Dear Reader, usually I work things out myself and in private, but there’s something I have to share with you. Some things in life, can become quite serious, especially if we’re ignoring them. This week it’s about trust, drugs and other sexual transmitted diseases.
We millennials are used to perceive reality in our own ways. Especially when it comes to serious matters such as intimacy or STD prevention. Most of the time we feel indestructible and powerful, when it comes to our liberated sex lives or our party behavior. But it’s also tricky, even in times, when most gay men are on PrEP and the commodity of the condom became almost obsolet. I never really could get myself into that kind of prevention, without doubt and the remaining fear of HIV or other slightly increasing diseases. HIV is still around us and as far as medical studies and prevention methods may go, it remains incurable for now.
Many young sexual active people don’t use condoms and even older generations became used to avoid the classic methods in order to exchange it with medical treatments. But do we know what it may do with our bodies and genes in the long run, nor do we know, what physical or psychological consequences it may or may not imply? PrEP is very new and even the studies cannot be as accurate as we wish them to be, since there’s no absolute guarantee.
As I broke up with my longterm boyfriend, a few years ago, I started thinking about using it as well, but decided against it for several reasons. I was young and stupid, though it wouldn’t get me and it still hasn’t, for which I’m very grateful. Not using a condom or medical prevention is simply dangerous and stupid. Therefore I could never get comfortable with someone, not even my longterm friend with benefits, who’s on PreP as well. Nothing could change that feeling and even after many months of research and conversations with my doctor, I remain skeptical.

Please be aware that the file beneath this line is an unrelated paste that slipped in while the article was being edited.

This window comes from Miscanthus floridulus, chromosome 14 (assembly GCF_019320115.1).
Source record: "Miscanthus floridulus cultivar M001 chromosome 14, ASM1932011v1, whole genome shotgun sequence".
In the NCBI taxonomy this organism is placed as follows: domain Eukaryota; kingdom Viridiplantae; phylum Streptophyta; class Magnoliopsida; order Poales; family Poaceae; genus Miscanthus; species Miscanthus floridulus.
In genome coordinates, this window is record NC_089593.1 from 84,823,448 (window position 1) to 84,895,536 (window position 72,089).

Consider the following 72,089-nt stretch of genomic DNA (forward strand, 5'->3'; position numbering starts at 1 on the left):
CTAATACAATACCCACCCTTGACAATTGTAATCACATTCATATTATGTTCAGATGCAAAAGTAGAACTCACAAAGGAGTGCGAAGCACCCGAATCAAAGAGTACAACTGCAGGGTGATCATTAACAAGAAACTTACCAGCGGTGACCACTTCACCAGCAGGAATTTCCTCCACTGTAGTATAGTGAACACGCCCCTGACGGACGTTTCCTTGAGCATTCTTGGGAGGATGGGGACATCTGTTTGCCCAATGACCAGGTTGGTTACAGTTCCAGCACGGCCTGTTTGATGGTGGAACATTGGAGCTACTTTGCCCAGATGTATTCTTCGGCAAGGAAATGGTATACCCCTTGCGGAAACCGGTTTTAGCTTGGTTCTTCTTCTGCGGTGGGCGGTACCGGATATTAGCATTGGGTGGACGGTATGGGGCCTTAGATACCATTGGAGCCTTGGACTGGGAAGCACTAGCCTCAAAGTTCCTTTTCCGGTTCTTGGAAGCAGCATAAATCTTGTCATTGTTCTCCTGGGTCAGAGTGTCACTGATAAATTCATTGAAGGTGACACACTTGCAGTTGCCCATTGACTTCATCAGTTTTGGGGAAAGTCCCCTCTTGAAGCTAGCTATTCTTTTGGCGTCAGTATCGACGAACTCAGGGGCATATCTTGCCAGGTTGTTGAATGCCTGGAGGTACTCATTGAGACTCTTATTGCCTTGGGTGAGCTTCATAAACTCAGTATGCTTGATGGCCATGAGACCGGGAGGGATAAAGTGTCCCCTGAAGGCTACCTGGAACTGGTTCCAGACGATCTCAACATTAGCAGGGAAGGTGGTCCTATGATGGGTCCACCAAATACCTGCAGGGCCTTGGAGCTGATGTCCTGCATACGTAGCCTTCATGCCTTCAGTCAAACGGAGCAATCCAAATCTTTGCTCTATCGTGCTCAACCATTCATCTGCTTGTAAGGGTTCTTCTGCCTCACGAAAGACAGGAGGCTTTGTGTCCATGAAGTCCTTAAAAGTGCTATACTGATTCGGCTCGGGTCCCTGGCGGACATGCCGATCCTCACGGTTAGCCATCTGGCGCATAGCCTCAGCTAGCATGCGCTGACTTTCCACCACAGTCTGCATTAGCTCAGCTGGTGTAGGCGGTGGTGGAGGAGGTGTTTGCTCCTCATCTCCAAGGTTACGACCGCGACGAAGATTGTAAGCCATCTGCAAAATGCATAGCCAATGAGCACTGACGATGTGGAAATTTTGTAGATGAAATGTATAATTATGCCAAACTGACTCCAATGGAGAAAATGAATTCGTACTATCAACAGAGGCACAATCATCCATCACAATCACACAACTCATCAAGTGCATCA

Don’t get me wrong, not using a condom is quite enjoyable, as the feeling is more intense. On one hand it’s something which makes sexual intercourse more intimate, on the other, simply riskier, if it becomes a habit. Especially in a city like Berlin, in which very often prevention is forgotten as soon as drugs are in the same context. Not to mention, that a simple pill doesn’t decrease the risk of other sexual transmitted diseases such as chlamydia, syphilis or other infections which have become more common these days as studies indicate. Also a medical treatment always comes with a certain responsibility such as regular check-ups or a psychological therapy.
As far as it goes, every generation has issues with trust, when it comes to sex or relationships. Often drugs seem to change that perception and the younger generation between 16 and 26, seems to have less issues with unprotected sex, while they’re exploring themselves and others. At the same time the PrEP treatment is very expensive, especially for those who are endangered the most, such as addicted personalities, sex workers, younger male gays or simply students, as HIV isn’t only a gay disease. Currently the pill and the various test accompanying the treatment are approximately 40 Euros per month plus additional costs for other essential tests in order to make the treatment work properly. A though choice for someone who’s been asked to decide between an easy life with expensive drugs or a fundamental treatment, to stay healthy.
Personally I decided against it, not because I had to choose between party drugs and healthy drugs, but for the thoughts on genetic arguments. As I remember my biology classes, every autoimmune treatment comes with a genetic price and cells are used to store information only for a limited timespan, before a treatment has to be altered and repeated again. Also a resistance to the virus over the time of treatment is not completely impossible. This has to do with our human immune system and the highly complex ways the body fights against diseases in general. Another aspect of my decision was, that no matter whom I asked, prevention very often has been something, which has to be introduced by the female or passive part. Something I had to do all my life and with condoms.
It may not be an absolute truth, but in my own experience the active part often felt less responsible for a proper safer sex method, as the risk is less high for a top rather than a bottom. But when it comes to intimacy, sex and relationships, trust may be the most important thing. If you can’t trust your partner, I would always recommend a condom, no matter if you’re gay, straight or someone else on the rainbow spectrum. △
Editor’s Note: This Article only reflects personal experiences, personal conversations and critical thoughts in combination with a research on medical treatments. Please get tested on a regularly base and avoid unprotected sex.